05 February 2008

IAPA concerned anti-media violence in Mexico


IAPA concerned anti-media violence in Mexico is leading to self-censorship


MIAMI, Florida (February 6, 2008)—The Inter American Press Association (IAPA) today stressed its concern that the climate of fear sparked by a crime wave is causing news media and individual journalists in Mexico to resort to self-censorship after a prominent newspaper decided to restrict coverage of organized crime to avoid acts of vengeance.


“Only official information released by government authorities in official communiqués will be published from now on,” the Norte de Ciudad Juárez declared in an editorial on January 31st. The announcement was in response to telephoned threats made to crime reporter Carlos Huerta Muñoz by what appeared to be drug traffickers the previous day. The Chihuahua state daily newspaper cited lack of protection by the city, state and federal governments.


Other news media in the city, including Diario de Juárez and Canal 44 television, also received threats.


IAPA President Earl Maucker stated “we regret that once again a voice raised against organized crime has been silenced in Mexico, and this is a direct attack on the public’s right to information.”


“The newspaper’s action is understandable;” added Maucker, editor and senior vice president of the South Florida Sun Sentinel, Fort Lauderdale, Florida, “it calls for greater force and the appropriate response by the authorities so that rule of law and freedom of the press can be ensured in the country.”


The chairman of the IAPA’s Committee on Freedom of the Press and Information, Gonzalo Marroquín, recalled that the newspapers Norte and Diario de Juárez took part in a meeting of border region publishers held by the IAPA in Hermosillo in August 2005, together with Cambio in Sonora state – a paper that stopped operating to avoid the violence confronting its employees last year.  .


The resulting Declaration of Hermosillo, written in response to the increased violence being unleashed against news media, called on state and federal governments to take concrete steps to solve the crimes, put them under federal jurisdiction and ensure they not be subject to any statute of limitations, among other steps.


Marroquín, editor of the Guatemala City, Guatemala, newspaper Prensa Libre, said, “It is disappointing to see that nothing has been done in response to this plea. Not only has there been no clarification on the disappearance of journalist Alfredo Jiménez Mota of the Hermosillo newspaper El Imparcial, which was what led to our joint-project with editors -- but many other crimes against media and individual journalists  have gone unsolved in the northern region of Mexico – by far the most devastated in the country.”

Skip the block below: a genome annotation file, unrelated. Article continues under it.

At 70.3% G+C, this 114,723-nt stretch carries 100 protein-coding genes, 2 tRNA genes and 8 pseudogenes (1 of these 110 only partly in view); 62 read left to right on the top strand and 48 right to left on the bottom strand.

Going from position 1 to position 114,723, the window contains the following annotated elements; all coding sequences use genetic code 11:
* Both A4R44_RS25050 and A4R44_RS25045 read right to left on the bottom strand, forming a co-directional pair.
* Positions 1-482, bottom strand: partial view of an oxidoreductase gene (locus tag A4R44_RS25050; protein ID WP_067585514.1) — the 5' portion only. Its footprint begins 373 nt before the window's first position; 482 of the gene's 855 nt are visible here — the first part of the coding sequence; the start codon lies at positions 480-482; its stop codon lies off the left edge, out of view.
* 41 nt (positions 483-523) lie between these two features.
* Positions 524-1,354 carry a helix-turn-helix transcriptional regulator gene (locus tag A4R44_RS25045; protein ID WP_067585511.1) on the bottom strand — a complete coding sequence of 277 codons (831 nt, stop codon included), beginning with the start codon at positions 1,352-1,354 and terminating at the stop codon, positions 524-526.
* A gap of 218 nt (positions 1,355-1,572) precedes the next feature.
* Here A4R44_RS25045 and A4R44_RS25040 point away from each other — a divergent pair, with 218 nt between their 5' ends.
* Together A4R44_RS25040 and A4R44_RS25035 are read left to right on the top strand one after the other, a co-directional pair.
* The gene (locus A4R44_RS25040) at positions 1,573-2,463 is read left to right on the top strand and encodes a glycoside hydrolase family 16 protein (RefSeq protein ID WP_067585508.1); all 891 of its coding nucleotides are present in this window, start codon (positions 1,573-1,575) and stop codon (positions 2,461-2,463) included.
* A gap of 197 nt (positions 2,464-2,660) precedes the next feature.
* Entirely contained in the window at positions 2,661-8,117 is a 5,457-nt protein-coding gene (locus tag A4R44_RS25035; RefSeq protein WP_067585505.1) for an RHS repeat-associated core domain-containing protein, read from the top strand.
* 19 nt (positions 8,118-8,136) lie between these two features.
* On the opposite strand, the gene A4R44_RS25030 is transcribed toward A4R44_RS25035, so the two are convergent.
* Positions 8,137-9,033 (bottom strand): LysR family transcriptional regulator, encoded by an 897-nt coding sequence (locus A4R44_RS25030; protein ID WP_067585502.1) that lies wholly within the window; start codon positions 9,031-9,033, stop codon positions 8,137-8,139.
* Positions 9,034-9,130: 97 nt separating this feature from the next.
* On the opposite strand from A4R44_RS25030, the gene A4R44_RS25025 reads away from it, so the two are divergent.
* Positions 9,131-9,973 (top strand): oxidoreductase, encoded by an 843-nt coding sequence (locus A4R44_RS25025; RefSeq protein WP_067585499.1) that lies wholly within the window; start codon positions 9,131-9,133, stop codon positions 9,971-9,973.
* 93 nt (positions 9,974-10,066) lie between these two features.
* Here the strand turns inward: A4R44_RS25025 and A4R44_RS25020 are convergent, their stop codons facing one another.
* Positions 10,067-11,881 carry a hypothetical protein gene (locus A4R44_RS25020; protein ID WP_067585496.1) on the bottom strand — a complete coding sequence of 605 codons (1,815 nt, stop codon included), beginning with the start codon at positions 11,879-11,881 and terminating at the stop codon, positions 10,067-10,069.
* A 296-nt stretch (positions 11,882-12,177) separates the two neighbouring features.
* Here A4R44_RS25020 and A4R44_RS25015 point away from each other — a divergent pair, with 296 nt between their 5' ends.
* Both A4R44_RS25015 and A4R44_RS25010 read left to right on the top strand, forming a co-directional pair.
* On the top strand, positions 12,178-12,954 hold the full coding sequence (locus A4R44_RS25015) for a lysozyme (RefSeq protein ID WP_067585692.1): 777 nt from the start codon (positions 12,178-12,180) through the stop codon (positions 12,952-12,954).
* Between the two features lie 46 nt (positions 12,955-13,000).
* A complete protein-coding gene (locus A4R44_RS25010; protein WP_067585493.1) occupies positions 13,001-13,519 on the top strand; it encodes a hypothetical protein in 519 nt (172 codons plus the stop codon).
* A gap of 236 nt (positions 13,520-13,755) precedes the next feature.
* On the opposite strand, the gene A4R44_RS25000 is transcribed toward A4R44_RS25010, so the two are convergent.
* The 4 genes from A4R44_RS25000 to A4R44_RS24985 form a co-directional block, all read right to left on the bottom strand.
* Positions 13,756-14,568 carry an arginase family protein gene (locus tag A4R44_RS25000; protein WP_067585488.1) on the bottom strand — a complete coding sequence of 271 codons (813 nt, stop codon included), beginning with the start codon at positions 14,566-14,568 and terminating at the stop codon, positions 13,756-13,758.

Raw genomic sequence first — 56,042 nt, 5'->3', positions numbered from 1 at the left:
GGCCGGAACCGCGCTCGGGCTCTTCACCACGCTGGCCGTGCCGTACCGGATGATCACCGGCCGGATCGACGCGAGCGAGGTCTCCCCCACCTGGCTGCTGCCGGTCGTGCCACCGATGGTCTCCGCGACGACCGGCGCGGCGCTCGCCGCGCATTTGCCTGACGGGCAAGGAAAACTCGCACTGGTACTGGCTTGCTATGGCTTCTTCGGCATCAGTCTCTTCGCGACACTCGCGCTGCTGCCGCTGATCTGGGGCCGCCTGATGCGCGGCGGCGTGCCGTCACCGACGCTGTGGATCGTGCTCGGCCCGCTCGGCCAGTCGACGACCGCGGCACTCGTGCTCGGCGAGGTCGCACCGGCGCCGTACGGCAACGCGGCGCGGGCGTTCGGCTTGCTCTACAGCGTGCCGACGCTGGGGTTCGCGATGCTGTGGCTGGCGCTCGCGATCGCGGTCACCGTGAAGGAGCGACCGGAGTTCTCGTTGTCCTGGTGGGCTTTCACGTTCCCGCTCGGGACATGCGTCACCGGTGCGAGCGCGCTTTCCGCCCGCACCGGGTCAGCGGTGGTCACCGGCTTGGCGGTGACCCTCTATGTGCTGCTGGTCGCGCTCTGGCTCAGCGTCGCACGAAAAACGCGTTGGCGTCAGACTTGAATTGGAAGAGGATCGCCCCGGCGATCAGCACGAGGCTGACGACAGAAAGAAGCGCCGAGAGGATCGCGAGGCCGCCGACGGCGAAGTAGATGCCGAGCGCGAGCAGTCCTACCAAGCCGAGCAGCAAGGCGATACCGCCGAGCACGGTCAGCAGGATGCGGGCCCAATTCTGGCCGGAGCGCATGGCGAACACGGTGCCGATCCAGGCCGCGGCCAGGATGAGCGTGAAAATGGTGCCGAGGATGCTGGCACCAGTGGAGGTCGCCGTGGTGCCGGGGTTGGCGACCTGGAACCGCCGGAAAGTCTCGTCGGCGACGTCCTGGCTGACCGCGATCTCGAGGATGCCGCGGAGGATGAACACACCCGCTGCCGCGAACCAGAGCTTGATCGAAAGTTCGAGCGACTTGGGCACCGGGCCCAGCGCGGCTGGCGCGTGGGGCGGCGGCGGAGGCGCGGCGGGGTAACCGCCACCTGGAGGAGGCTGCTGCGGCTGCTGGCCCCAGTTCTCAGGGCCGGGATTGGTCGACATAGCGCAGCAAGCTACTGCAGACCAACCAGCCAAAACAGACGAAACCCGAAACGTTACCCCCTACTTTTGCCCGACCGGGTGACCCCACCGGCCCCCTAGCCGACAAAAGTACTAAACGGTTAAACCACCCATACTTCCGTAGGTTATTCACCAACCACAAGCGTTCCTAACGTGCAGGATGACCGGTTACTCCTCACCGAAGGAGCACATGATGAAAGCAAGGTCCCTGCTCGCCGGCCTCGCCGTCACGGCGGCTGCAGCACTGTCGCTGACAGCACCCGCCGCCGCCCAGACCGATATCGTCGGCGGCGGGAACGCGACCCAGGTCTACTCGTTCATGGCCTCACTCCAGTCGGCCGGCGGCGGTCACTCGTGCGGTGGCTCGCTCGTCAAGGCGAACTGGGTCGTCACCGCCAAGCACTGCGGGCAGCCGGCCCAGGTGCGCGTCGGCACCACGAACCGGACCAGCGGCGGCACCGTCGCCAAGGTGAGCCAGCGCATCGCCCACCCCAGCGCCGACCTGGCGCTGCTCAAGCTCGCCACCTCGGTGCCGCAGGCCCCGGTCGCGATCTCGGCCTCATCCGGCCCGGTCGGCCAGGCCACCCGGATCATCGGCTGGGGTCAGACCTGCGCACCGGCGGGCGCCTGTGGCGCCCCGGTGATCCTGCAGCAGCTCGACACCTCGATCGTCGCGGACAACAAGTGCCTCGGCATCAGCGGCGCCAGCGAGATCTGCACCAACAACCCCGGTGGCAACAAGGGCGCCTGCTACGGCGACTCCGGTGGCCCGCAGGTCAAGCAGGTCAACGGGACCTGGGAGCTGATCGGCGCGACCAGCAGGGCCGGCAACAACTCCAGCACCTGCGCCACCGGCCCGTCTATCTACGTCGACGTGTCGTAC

The IAPA will go into the plight of the press in Mexico in depth during its upcoming Midyear Meeting in Caracas, Venezuela, March 28-30.


The IAPA officers also expressed great concern at other acts of violence perpetrated in Mexico in January: Octavio Soto Torres, Voces de Veracruz newspaper, was shot at by masked gunmen on January 23; Edi Darinel López Zacarias, a reporter for a number of local newspapers in Chiapas, was beaten up and threatened on January 22 by supporters of the Institutional Revolutionary Party (PRI); reporter Luis Ignacio Velásquez and photographer Mario Jiménez Leyva, of the Oaxaca newspaper Noticias, were threatened on January 16 by a group of students, and reporter Efraín Núñez Calderón and photographer Ulises Ruiz Basurto, of the Puebla newspaper Cambio, were attacked on January 9 by people linked to the state government.


In Mexico, 2007 murders were: Gerardo Israel García Pimentel, in Uruapan, Michoacán, on December 8; Saúl Martínez Ortega, in Agua Prieta, Sonora, on April 23, and Amado Ramírez, in Acapulco, Guerrero, on April 6, as well as Mateo Cortés Martínez, Agustín López and Flor Vásquez López, newsvendors of El Imparcial del Istmo, in Salina Cruz, Oaxaca, killed on October 8.


Kidnapped that year were Juan Pablo Solís, Zitácuaro, in Michoacán, on December 7; Gamaliel López and Gerardo Paredes, in Monterrey, Nuevo León, on May 10, and Rodolfo Rincón Taracena, in Villahermosa, Tabasco, on January 20.